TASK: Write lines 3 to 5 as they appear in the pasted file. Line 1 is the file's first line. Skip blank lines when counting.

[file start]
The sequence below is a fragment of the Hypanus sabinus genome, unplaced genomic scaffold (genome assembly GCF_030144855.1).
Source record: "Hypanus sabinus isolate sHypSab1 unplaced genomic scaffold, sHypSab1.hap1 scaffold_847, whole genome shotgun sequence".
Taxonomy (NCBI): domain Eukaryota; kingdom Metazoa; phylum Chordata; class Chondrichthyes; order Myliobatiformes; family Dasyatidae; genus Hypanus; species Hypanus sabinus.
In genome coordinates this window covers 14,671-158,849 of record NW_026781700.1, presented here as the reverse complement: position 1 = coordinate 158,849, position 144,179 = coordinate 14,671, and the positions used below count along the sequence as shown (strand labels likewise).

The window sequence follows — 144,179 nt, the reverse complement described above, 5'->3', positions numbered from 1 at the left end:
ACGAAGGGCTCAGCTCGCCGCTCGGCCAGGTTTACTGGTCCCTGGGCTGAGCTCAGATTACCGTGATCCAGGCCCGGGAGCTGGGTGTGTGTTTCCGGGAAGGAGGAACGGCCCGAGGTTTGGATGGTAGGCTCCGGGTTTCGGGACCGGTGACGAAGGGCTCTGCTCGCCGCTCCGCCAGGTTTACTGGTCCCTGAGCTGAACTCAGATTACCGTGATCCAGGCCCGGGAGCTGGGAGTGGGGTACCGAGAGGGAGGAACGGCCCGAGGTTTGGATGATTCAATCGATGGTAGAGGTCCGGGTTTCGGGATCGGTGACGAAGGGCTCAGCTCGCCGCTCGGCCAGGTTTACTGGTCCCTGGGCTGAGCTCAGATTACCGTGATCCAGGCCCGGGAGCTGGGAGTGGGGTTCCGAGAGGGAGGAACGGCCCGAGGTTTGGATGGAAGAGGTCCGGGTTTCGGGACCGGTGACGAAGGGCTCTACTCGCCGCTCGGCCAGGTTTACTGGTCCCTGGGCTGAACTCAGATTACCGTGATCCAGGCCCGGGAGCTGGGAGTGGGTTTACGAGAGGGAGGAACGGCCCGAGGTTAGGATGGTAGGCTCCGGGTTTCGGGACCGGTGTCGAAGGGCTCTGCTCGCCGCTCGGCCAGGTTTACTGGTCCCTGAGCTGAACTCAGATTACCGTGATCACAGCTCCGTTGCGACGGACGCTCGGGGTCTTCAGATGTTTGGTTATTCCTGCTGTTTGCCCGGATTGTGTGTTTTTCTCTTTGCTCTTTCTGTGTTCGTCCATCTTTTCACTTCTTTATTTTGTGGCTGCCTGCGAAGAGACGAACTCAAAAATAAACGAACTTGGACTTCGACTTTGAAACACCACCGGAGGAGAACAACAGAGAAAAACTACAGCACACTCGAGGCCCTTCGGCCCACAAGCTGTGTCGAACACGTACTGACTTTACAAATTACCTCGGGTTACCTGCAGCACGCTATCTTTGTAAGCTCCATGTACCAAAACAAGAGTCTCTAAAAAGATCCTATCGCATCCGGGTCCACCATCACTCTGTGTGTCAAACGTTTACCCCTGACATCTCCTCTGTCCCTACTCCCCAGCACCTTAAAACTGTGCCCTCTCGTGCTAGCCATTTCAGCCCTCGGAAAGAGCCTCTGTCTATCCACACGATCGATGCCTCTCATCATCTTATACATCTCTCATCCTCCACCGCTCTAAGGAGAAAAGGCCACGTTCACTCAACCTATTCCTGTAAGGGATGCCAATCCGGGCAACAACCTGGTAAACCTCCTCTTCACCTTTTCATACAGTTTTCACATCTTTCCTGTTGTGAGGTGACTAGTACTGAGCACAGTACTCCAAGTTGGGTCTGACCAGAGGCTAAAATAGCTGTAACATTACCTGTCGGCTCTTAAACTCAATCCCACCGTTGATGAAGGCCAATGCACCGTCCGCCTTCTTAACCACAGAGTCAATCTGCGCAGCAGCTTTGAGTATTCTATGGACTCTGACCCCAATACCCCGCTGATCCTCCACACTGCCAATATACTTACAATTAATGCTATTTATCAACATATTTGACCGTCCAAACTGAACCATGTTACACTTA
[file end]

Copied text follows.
Taxonomy (NCBI): domain Eukaryota; kingdom Metazoa; phylum Chordata; class Chondrichthyes; order Myliobatiformes; family Dasyatidae; genus Hypanus; species Hypanus sabinus.
In genome coordinates this window covers 14,671-158,849 of record NW_026781700.1, presented here as the reverse complement: position 1 = coordinate 158,849, position 144,179 = coordinate 14,671, and the positions used below count along the sequence as shown (strand labels likewise).

The window sequence follows — 144,179 nt, the reverse complement described above, 5'->3', positions numbered from 1 at the left end: